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- Device-related Complications 1
- Diagnostic Errors 4
- Discontinuities, Gaps, and Hand-Off Problems
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Search results for "Medicine"
Hochman M, Bourgoin A, Saluja S, et al. Rockville, MD: Agency for Healthcare Research and Quality; March 2019. AHRQ Publication No. 18(19)-0055-EF.
Programs are in place to address hospital discharge process gaps that contribute to readmissions. This report summarizes research on primary care perspectives on reducing readmissions. Interventions identified include automated alerting to primary care providers when patients are hospitalized and the patient-centered medical home model.
Tools/Toolkit > Government Resource
Improving Your Office Testing Process: A Step by Step Guide for Rapid-Cycle Patient Safety and Quality Improvement.
Rockville, MD: Agency for Healthcare Research and Quality; January 2018.
This toolkit provides resources to help augment testing processes in ambulatory care settings, including tools for identifying areas of concern and measuring improvements.
Davis K, Collier S, Situ J, Coe M, Cleary-Fishman M. Rockville, MD: Agency for Healthcare Research and Quality; December 2017. AHRQ Publication No. 1800051EF.
Rockville, MD: Agency for Healthcare Research and Quality; September 2016. AHRQ Publication No. 16-0035-2-EF.
Washington, DC: United States Government Accountability Office; March 18, 2016. Publication GAO-16-328.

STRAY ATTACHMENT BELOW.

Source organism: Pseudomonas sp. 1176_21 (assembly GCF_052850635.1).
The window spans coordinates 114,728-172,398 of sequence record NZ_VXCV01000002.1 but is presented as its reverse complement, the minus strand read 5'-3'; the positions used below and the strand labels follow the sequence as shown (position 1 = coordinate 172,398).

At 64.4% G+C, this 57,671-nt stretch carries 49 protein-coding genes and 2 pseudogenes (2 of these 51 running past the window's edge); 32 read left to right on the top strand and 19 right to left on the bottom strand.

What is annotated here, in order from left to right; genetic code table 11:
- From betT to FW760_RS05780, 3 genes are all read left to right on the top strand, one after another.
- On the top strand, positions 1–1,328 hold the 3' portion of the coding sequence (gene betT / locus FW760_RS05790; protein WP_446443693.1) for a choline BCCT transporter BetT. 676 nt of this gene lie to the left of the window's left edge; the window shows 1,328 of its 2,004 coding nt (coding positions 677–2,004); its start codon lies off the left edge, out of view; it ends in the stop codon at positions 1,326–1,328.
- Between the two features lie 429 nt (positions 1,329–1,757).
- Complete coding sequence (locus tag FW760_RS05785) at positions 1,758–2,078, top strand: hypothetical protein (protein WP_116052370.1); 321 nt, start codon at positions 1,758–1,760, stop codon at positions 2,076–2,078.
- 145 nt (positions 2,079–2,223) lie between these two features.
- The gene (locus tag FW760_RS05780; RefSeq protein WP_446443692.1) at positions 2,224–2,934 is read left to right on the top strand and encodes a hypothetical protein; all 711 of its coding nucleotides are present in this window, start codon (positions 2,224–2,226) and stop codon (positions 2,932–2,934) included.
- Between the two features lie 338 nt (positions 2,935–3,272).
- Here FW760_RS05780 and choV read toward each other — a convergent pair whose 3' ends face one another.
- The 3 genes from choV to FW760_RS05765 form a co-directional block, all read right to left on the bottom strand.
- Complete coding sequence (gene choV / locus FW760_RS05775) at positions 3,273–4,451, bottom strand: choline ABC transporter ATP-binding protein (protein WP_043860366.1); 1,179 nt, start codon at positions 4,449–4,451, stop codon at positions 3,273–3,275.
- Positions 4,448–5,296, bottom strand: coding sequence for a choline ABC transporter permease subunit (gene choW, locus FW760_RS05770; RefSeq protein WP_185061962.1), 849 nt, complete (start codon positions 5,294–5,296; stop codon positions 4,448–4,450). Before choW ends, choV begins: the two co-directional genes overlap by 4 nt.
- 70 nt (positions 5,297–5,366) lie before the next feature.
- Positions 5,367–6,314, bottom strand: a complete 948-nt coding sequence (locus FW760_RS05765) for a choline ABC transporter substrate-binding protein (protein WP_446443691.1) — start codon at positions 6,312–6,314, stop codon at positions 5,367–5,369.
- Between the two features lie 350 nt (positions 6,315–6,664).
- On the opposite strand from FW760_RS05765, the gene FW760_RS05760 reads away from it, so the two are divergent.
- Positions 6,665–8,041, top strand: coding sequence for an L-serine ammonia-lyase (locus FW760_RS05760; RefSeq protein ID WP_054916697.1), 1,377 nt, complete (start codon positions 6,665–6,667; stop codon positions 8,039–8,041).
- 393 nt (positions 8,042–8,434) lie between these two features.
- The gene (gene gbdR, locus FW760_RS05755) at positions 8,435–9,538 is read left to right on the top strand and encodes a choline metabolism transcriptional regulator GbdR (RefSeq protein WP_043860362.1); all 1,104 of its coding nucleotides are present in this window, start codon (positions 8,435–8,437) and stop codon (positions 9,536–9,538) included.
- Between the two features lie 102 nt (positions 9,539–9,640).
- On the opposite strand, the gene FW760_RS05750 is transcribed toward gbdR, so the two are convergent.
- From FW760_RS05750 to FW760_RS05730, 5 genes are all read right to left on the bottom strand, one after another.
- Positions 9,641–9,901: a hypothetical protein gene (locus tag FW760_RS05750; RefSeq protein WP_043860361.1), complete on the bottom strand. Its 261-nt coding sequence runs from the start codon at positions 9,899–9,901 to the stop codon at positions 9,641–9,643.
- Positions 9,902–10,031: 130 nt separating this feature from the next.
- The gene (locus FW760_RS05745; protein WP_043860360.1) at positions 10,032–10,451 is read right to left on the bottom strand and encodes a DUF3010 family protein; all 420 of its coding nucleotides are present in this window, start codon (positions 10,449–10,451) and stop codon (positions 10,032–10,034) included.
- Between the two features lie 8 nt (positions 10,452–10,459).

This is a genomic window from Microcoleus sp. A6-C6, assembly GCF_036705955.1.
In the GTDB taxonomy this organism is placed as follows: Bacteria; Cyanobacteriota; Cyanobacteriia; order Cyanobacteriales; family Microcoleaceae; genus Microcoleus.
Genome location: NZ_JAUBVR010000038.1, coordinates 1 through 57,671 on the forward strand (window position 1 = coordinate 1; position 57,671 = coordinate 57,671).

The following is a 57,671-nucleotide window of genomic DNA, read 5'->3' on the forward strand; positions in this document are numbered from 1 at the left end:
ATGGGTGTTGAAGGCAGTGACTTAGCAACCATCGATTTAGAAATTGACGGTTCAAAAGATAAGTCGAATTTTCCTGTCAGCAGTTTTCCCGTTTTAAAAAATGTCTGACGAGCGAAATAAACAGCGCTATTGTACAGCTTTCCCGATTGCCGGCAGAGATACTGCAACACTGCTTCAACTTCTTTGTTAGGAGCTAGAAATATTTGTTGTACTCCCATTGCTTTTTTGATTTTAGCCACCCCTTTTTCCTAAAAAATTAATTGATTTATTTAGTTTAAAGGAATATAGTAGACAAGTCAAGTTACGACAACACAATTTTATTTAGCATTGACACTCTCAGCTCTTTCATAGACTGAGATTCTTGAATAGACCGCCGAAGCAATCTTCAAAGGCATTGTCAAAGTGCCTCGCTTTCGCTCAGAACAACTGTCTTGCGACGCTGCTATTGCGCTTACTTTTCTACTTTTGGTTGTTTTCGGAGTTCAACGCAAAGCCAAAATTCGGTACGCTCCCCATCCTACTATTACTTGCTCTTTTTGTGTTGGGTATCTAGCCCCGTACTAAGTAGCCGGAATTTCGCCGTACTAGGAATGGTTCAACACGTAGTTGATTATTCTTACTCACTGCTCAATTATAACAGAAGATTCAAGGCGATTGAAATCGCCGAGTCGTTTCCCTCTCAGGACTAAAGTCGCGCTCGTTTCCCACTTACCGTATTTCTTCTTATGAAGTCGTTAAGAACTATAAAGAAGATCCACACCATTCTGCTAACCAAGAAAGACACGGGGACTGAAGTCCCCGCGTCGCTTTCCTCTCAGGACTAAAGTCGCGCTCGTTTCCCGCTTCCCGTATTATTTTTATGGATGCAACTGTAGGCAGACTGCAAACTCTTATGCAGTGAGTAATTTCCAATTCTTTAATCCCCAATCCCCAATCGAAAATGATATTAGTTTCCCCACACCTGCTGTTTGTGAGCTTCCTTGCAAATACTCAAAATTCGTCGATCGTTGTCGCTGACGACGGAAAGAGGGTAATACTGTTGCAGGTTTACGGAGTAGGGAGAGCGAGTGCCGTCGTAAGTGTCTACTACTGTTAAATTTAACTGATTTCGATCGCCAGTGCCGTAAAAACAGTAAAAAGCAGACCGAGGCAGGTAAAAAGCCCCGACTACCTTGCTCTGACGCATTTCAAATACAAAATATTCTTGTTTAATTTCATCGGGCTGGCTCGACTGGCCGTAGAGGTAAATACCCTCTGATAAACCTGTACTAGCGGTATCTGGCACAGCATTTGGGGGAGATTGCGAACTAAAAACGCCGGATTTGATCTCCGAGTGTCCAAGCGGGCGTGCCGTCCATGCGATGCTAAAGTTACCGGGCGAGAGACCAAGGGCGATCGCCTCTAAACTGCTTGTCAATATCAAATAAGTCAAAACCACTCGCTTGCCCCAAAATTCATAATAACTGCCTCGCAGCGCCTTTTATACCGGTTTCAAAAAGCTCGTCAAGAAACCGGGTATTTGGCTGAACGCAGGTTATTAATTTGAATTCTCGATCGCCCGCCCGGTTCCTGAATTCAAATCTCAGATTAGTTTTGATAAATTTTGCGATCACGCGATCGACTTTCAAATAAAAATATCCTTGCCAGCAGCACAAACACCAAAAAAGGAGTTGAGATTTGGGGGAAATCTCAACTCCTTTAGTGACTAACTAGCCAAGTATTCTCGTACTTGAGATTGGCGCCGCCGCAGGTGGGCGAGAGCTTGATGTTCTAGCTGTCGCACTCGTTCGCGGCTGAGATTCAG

This analysis found that scheduling problems among patients seeking primary care from Veterans Affairs health systems continue to occur. The report outlines weaknesses in the data collected to measure and evaluate veterans' access to primary care and spotlights the need to develop and disseminate a comprehensive policy for Veterans Affairs schedulers to reduce risk of scheduling errors.
Washington, DC: United States Government Accountability Office; January 5, 2016. Publication GAO-16-158.
The Veterans Health Administration faces various challenges to providing safe care, including poor continuity during transitions to different locations which can result in inappropriate discontinuation of medications that patients require. This government report discuses efforts to reduce gaps in medication access and suggests developing clear policies to prevent patient harm in this population.
Francis R. London, UK: Freedom to Speak Up Review; February 2015.
Staff willingness to raise awareness of problems that could affect patient care is an important indicator of safety culture. This publication explores National Health Service (NHS) staff perceptions regarding raising concerns about health care safety. Barriers to speaking up were related to organizational culture, incident management, and legal protection for whistleblowers. The report also suggests measures for NHS organizations to use to help ensure that staff are comfortable raising awareness of patient safety concerns.
Healthcare Inspection: Evaluation of the Veterans Health Administration's National Consult Delay Review and Associated Fact Sheet.
Daigh JD Jr. Washington, DC: VA Office of the Inspector General; December 15, 2014. Report No. 14-04705-62.